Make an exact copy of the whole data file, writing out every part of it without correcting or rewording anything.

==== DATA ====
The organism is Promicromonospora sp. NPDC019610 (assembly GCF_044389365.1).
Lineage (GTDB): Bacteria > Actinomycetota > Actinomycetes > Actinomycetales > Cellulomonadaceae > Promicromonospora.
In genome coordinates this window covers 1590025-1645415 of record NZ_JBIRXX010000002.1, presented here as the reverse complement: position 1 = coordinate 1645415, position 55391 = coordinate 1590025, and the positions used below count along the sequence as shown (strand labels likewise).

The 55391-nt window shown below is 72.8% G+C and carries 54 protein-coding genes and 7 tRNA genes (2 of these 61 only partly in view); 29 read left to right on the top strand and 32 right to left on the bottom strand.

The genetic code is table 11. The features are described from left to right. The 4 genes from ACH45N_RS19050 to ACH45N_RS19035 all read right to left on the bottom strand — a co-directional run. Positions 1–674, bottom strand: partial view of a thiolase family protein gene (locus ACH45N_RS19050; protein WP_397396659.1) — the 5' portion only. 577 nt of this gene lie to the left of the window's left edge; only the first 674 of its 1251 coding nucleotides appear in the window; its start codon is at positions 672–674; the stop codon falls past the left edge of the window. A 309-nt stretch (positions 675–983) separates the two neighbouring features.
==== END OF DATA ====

The organism is Promicromonospora sp. NPDC019610 (assembly GCF_044389365.1).
Lineage (GTDB): Bacteria > Actinomycetota > Actinomycetes > Actinomycetales > Cellulomonadaceae > Promicromonospora.
In genome coordinates this window covers 1590025-1645415 of record NZ_JBIRXX010000002.1, presented here as the reverse complement: position 1 = coordinate 1645415, position 55391 = coordinate 1590025, and the positions used below count along the sequence as shown (strand labels likewise).

The 55391-nt window shown below is 72.8% G+C and carries 54 protein-coding genes and 7 tRNA genes (2 of these 61 only partly in view); 29 read left to right on the top strand and 32 right to left on the bottom strand.

The genetic code is table 11. The features are described from left to right. The 4 genes from ACH45N_RS19050 to ACH45N_RS19035 all read right to left on the bottom strand — a co-directional run. Positions 1–674, bottom strand: partial view of a thiolase family protein gene (locus ACH45N_RS19050; protein WP_397396659.1) — the 5' portion only. 577 nt of this gene lie to the left of the window's left edge; only the first 674 of its 1251 coding nucleotides appear in the window; its start codon is at positions 672–674; the stop codon falls past the left edge of the window. A 309-nt stretch (positions 675–983) separates the two neighbouring features.